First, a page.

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After latest meltdown, Edwin Diaz out as Mariners closer for now

Seattle Mariners closing pitcher Edwin Diaz throws against the Texas Rangers in the ninth inning of a baseball game, Friday, May 5, 2017, in Seattle. (Ted S. Warren / Associated Press)
Seattle Mariners closing pitcher Edwin Diaz throws against the Texas Rangers in the ninth inning of a baseball game, Friday, May 5, 2017, in Seattle. (Ted S. Warren / Associated Press)
By Christian Caple Tacoma News Tribune

After he walked four consecutive batters in the ninth inning of Monday’s 6-5 victory over the Oakland Athletics, Edwin Diaz will no longer serve as the Seattle Mariners closer, manager Scott Servais said.

Instead, Diaz will focus on fixing his mechanics with pitching coach Mel Stottlemyre Jr., and will pitch in lower-leverage situations earlier in games as he figures things out.

The problem, Servais said, is that Diaz, a 23-year-old right-hander, “doesn’t know where to go” when, uh, “the BS hits the fan.”

In 16 appearances this season, Diaz has a 1-2 record with a 5.28 ERA in 15 1/3 innings. He has converted 7 of 9 save opportunities, but his last two outings were rough: on Sunday, he allowed a walk-off home run in a tie game against Toronto. On Monday, he entered with a three-run lead before walking four consecutive batters, forcing the Mariners to turn to Tony Zych to close the game out.

“We’ve got to get Edwin right. He’s got a great arm,” Servais said. “We know what he can do when he is right. We’re going to need him. But right now, it’s probably not going to be the ninth inning.”

Pitching coach Mel Stottlemyre Jr. began working on Diaz’s mechanics prior to Seattle’s Tuesday night game against Oakland. He said he showed him video of Hall of Fame pitcher Pedro Martinez, whose delivery he says is similar to Diaz, and emphasized body awareness and body control.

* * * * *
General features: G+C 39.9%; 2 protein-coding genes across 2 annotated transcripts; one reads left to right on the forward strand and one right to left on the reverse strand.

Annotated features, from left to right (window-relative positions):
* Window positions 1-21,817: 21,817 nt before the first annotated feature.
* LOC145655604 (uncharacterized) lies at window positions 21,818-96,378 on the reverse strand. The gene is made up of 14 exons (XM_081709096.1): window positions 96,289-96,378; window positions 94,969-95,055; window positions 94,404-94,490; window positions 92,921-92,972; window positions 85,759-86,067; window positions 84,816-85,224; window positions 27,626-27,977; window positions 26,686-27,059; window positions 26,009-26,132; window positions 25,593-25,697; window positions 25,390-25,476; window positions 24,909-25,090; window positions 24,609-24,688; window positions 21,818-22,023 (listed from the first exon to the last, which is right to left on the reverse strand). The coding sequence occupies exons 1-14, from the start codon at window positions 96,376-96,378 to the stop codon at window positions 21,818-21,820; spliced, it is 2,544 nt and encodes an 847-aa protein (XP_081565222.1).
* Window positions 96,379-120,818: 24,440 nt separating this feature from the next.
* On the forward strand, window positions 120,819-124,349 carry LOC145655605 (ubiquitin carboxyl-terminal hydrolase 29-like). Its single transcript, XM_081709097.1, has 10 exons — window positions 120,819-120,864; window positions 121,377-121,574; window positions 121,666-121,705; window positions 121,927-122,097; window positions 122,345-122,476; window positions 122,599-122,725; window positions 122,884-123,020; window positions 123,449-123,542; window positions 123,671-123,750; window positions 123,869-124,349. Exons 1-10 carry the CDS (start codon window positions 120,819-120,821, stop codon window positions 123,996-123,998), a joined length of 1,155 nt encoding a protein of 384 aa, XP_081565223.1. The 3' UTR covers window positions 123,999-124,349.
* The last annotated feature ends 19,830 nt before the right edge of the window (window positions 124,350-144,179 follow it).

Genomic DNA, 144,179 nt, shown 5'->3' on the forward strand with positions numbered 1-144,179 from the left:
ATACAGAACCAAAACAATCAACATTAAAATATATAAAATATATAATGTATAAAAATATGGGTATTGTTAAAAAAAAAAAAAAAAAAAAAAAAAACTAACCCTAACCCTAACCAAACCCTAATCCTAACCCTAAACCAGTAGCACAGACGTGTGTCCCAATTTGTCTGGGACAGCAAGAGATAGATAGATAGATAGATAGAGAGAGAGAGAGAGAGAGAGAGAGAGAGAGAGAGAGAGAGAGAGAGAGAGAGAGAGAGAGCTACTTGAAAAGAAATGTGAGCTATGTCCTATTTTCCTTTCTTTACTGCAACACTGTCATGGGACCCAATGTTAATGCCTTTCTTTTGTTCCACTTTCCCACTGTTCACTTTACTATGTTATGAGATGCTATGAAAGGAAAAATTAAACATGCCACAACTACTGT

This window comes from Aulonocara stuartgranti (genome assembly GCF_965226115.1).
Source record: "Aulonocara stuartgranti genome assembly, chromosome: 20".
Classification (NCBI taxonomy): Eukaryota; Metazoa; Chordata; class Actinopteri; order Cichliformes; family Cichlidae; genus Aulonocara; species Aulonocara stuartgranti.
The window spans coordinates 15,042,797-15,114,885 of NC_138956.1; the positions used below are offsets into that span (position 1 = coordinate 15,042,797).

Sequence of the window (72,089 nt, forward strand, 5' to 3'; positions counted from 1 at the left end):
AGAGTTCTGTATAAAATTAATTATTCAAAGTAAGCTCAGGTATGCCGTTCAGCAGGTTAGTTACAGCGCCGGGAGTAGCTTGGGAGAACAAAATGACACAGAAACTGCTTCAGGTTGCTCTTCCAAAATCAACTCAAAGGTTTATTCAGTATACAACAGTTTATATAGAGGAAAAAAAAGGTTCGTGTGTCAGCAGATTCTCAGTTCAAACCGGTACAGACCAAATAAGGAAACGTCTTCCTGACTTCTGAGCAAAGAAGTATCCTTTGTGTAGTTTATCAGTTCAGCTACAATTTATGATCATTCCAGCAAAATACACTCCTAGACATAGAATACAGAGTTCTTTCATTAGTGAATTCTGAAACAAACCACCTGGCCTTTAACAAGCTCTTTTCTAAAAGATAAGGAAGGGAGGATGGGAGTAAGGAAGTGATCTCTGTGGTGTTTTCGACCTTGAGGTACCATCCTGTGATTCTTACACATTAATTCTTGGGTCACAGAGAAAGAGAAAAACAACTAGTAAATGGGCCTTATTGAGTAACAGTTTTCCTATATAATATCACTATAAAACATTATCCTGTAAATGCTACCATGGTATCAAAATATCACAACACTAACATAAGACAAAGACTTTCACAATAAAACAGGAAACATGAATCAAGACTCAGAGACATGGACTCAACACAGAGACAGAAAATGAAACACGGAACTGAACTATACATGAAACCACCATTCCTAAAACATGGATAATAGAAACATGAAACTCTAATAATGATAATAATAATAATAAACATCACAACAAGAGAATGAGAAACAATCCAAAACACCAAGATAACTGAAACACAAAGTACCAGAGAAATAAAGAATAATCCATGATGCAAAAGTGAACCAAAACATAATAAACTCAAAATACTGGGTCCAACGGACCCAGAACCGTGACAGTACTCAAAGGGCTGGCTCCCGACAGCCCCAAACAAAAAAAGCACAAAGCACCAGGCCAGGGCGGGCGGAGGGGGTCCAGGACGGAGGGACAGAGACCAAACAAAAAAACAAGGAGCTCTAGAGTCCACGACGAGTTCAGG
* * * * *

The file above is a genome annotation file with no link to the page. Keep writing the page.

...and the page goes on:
“With Eddie, it’s hips ahead of arms,” Stottlemyre said. “So we went out and I’m just trying to teach him how to use his body down the slope so his arm can go with it and he can hopefully repeat pitches down the slope and the other end of the plate, something he’s never really had a handle on.

“(I’m) kind of taking him through some basic stuff – and trying to keep it simple without confusing him – that he can grab onto and take into a game if he gets sideways again.”

Stottlemyre said he’s trying to get Diaz’s knee lift to occur when his body is still over the rubber, rather than as he is already moving toward home plate – a flaw that causes his arm to come through too late.

“So we’re trying to hold the hips back and let the knee get to the top,” Stottlemyre said, “so the timing of the arm down to foot-strike is in good position to make a pitch.”

For now, Servais said, Diaz will likely pitch in the sixth or seventh innings, and possibly for more than one inning at a time, until his mechanics improve. The closer role could be filled by a number of different relievers.

Servais named Mark Rzepczynski, Nick Vincent, former closer Steve Cishek and Tony Zych as possibilities to pitch the ninth.

Diaz, who saved 18 games as a rookie last season while striking out 88 batters in 51 2/3 innings, said he has never had as much trouble throwing strikes as he did on Monday night. But he seemed encouraged by the changes Stottlemyre wants him to make – and it doesn’t hurt that he is using video of Pedro Martinez as a teaching tool.

“We just tried to fix the things that he does – stay back on the rubber like him,” Diaz said. “Everything will be fine after that.”

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